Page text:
A while back, I found myself in a somewhat unusual situation; I just couldn’t get the toms sounding good. I say it’s unusual because most weeks they dialed right up and sounded really good. We had a house kit that we used every week and while the drummers changed, for the most part, the tone remained the same. But not that weekend. They didn’t have the snap they usually do, and were not sitting right in the mix. I tried EQ, I tried compression and gating. I even tried changing the plug-ins. But nothing really worked. And since we start from a baseline that should sound good, I knew something was amiss.
Then it hit me—I hadn’t set the drum mics up, a less experienced volunteer had. I ran down to stage and sure enough, they were all out of position. Not by a lot, but by enough. I quickly repositioned them (they probably moved a total of 1 1/2” inches) and returned to FOH. Finally, I had my toms back. I reset my EQ, and compression to my usual starting points and went on with the rehearsal.
I share that story at the beginning of this series to demonstrate that quite often very small changes in mic position can yield large changes in sound. Sometimes, we will rely too heavily on “fixing it in the mix,” when what we really should do is head down to the stage and move or change the mic. Sometimes, the problem is having the wrong mic on the instrument. I’ll illustrate that point in a moment. But first let’s consider the instrument that probably has the most mics on it; the drum kit.
Drum Kit Mic’ing
How you mic your drums will depend on the room, the size of the kit, your mic inventory and the style of music you’re dealing with (not necessarily in that order). Generally speaking, most of us will have at least a mic in the kick, on the snare and high hat. Which mic you use for each will depend on taste and/or budget and inventory. There are plenty of mics to choose from for the kick (the Shure Beta 52, Audix D6, AKG D112, E/V RE320 and Heil PR-48 are popular choices), and each has a different sound.
Placement is just as critical as mic choice. First, listen to the kick drum by itself. Get right up on it, and listen to what it sounds like. If the front head has a hole in it, I typically start with the mic sticking in the hole about 1/2, and give it a listen in the PA. If I like what I hear, I’ll leave it. If not, I may move it inside to get more of the snap of the beater on the front head, or outside to get more boom. There aren’t necessarily wrong positions; it all depends on your set up. By the way, I start this exercise with the EQ flat and leave my compressors bypassed. I want to hear what the drum really sounds like. After it sounds good with no FX, then you can work with those tools.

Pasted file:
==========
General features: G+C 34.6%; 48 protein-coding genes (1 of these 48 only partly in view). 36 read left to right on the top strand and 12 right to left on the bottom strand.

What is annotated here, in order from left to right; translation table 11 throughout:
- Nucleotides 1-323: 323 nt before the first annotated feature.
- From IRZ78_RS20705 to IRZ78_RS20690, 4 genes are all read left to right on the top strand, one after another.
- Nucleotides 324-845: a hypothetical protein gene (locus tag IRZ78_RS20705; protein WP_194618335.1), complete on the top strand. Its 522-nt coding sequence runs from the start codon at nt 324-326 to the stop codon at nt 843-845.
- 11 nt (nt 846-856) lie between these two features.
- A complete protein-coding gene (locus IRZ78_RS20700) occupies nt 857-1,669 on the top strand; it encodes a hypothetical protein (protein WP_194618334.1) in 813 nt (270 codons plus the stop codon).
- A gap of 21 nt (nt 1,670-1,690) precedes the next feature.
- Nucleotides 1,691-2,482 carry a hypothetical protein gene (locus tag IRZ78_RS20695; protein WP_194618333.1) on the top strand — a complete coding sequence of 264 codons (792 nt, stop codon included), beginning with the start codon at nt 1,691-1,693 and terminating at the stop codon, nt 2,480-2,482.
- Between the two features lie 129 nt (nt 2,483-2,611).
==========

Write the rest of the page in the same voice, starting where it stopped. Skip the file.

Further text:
For snare and tom mics, your life will be much easier if you are using rim-clip mic mounts. These give you the ability to put the mics right close to the drums without having stands all over the place. Positioning again starts with listening. If the drums don’t sound good up close, tune them (or have someone tune them).
There are a lot of ways to get your positioning dialed in, but here’s one way to get them in the ballpark. Turn one hand over and place it near the rim of the drum. Use your other hand to flick the drum head (or use a stick). As you hit the drum head, move your other hand around and you’ll feel the hair on the back of your hand vibrate. The place where the “tickling” sensation is the strongest is a good starting point for the mic.
Sometimes you’ll want them low and near the heads, other times, it will sound better with them off the heads just a bit. Always listen first, then adjust. Once you get it sounding good with no EQ, compression or gating, you have a good starting point for great sound. This takes a while if you’re doing it yourself, so it’s good to have someone else help.
There are plenty of ways to position a high hat mic, but lately I’ve found myself swinging a boom mic stand over the center of the cymbal and pointing the mic toward the outside rim, away from the snare. This takes advantage of the natural null in the cardioid pattern of the mic to reduce the snare spill into the high hat mic. I prefer the sound of this position, but many like to come in from the outside and get more of the open/close action of the hat. Use what works well for you. Or try something different.
Many times, you don’t really need overhead mics. If you have a smaller (or really live) room, you may have too much cymbals already. But if not, there are two basic approaches here. One is to take one or two condenser mics and position them a few feet above the kit, on the left and right sides. These act as “whole kit” mics and will pick up all the drums as well as the cymbals. This technique can add some overall sparkle to the whole kit, though you may have to delay your close mics to keep phasing issues to a minimum.
Another approach is to use dynamic mics with a tighter pattern—such as a Heil PR30, my personal favorite—and use them more as cymbal mics. I’ve been doing this lately and really like the results. By minimizing interaction between the drums (mainly the snare) and the cymbal mics, phasing is reduced and I find the whole kit sounds tighter.
Yet another option is under-mic’ing the cymbals. I’m seeing this more on awards shows and concerts as it gets some of the hardware out of the way. I have not personally done this much as I’ve not had the right mounts, but some friends have tried it with good results. This definitely offers more of a cymbal mic sound, which might be just what you’re looking for.
But this is not a right/wrong thing; take the approach that works best for you in your room.
So that’s the drum kit; but there are plenty more mic’s on stage that we need to account for. But we’ll save those for next time!